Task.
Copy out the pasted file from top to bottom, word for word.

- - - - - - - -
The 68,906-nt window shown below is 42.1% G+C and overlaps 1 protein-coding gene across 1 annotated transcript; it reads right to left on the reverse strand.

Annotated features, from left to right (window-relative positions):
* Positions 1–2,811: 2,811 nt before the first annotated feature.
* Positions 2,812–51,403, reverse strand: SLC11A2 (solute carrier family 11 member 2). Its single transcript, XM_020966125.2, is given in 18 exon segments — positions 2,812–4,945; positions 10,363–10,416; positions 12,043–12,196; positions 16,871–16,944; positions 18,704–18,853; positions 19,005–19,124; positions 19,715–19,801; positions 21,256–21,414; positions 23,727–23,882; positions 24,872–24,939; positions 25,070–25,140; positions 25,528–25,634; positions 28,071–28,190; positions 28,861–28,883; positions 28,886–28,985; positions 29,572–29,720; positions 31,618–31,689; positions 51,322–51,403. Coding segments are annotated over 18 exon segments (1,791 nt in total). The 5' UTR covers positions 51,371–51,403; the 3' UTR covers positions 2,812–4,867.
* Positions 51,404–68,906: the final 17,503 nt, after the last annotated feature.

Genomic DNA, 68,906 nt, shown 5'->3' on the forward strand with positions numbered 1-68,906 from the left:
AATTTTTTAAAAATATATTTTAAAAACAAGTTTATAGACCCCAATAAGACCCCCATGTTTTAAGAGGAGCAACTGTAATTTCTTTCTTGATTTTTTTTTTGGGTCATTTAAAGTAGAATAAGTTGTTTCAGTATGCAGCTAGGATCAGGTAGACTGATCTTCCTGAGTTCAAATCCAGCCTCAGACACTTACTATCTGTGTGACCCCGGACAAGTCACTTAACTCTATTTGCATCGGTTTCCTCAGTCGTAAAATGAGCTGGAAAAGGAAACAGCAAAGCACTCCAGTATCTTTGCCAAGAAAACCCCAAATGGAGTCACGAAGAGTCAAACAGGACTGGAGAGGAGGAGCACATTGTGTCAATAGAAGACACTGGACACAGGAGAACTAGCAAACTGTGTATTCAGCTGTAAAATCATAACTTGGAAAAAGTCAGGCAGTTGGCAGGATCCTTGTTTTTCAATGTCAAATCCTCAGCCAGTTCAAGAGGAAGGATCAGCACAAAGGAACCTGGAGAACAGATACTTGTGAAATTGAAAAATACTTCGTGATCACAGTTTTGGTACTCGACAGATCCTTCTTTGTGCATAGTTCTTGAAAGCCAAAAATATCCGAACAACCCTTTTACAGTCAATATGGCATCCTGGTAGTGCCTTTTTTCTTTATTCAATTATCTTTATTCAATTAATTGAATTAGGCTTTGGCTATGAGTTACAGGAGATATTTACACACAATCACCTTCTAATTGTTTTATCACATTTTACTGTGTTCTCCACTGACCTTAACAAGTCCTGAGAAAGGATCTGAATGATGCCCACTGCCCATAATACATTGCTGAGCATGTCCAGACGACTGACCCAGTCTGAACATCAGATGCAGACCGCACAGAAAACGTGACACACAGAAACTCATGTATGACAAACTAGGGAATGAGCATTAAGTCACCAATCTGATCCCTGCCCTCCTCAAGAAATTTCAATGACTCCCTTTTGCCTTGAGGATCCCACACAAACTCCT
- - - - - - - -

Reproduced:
The 68,906-nt window shown below is 42.1% G+C and overlaps 1 protein-coding gene across 1 annotated transcript; it reads right to left on the reverse strand.

Annotated features, from left to right (window-relative positions):
* Positions 1–2,811: 2,811 nt before the first annotated feature.
* Positions 2,812–51,403, reverse strand: SLC11A2 (solute carrier family 11 member 2). Its single transcript, XM_020966125.2, is given in 18 exon segments — positions 2,812–4,945; positions 10,363–10,416; positions 12,043–12,196; positions 16,871–16,944; positions 18,704–18,853; positions 19,005–19,124; positions 19,715–19,801; positions 21,256–21,414; positions 23,727–23,882; positions 24,872–24,939; positions 25,070–25,140; positions 25,528–25,634; positions 28,071–28,190; positions 28,861–28,883; positions 28,886–28,985; positions 29,572–29,720; positions 31,618–31,689; positions 51,322–51,403. Coding segments are annotated over 18 exon segments (1,791 nt in total). The 5' UTR covers positions 51,371–51,403; the 3' UTR covers positions 2,812–4,867.
* Positions 51,404–68,906: the final 17,503 nt, after the last annotated feature.

Genomic DNA, 68,906 nt, shown 5'->3' on the forward strand with positions numbered 1-68,906 from the left:
AATTTTTTAAAAATATATTTTAAAAACAAGTTTATAGACCCCAATAAGACCCCCATGTTTTAAGAGGAGCAACTGTAATTTCTTTCTTGATTTTTTTTTTGGGTCATTTAAAGTAGAATAAGTTGTTTCAGTATGCAGCTAGGATCAGGTAGACTGATCTTCCTGAGTTCAAATCCAGCCTCAGACACTTACTATCTGTGTGACCCCGGACAAGTCACTTAACTCTATTTGCATCGGTTTCCTCAGTCGTAAAATGAGCTGGAAAAGGAAACAGCAAAGCACTCCAGTATCTTTGCCAAGAAAACCCCAAATGGAGTCACGAAGAGTCAAACAGGACTGGAGAGGAGGAGCACATTGTGTCAATAGAAGACACTGGACACAGGAGAACTAGCAAACTGTGTATTCAGCTGTAAAATCATAACTTGGAAAAAGTCAGGCAGTTGGCAGGATCCTTGTTTTTCAATGTCAAATCCTCAGCCAGTTCAAGAGGAAGGATCAGCACAAAGGAACCTGGAGAACAGATACTTGTGAAATTGAAAAATACTTCGTGATCACAGTTTTGGTACTCGACAGATCCTTCTTTGTGCATAGTTCTTGAAAGCCAAAAATATCCGAACAACCCTTTTACAGTCAATATGGCATCCTGGTAGTGCCTTTTTTCTTTATTCAATTATCTTTATTCAATTAATTGAATTAGGCTTTGGCTATGAGTTACAGGAGATATTTACACACAATCACCTTCTAATTGTTTTATCACATTTTACTGTGTTCTCCACTGACCTTAACAAGTCCTGAGAAAGGATCTGAATGATGCCCACTGCCCATAATACATTGCTGAGCATGTCCAGACGACTGACCCAGTCTGAACATCAGATGCAGACCGCACAGAAAACGTGACACACAGAAACTCATGTATGACAAACTAGGGAATGAGCATTAAGTCACCAATCTGATCCCTGCCCTCCTCAAGAAATTTCAATGACTCCCTTTTGCCTTGAGGATCCCACACAAACTCCT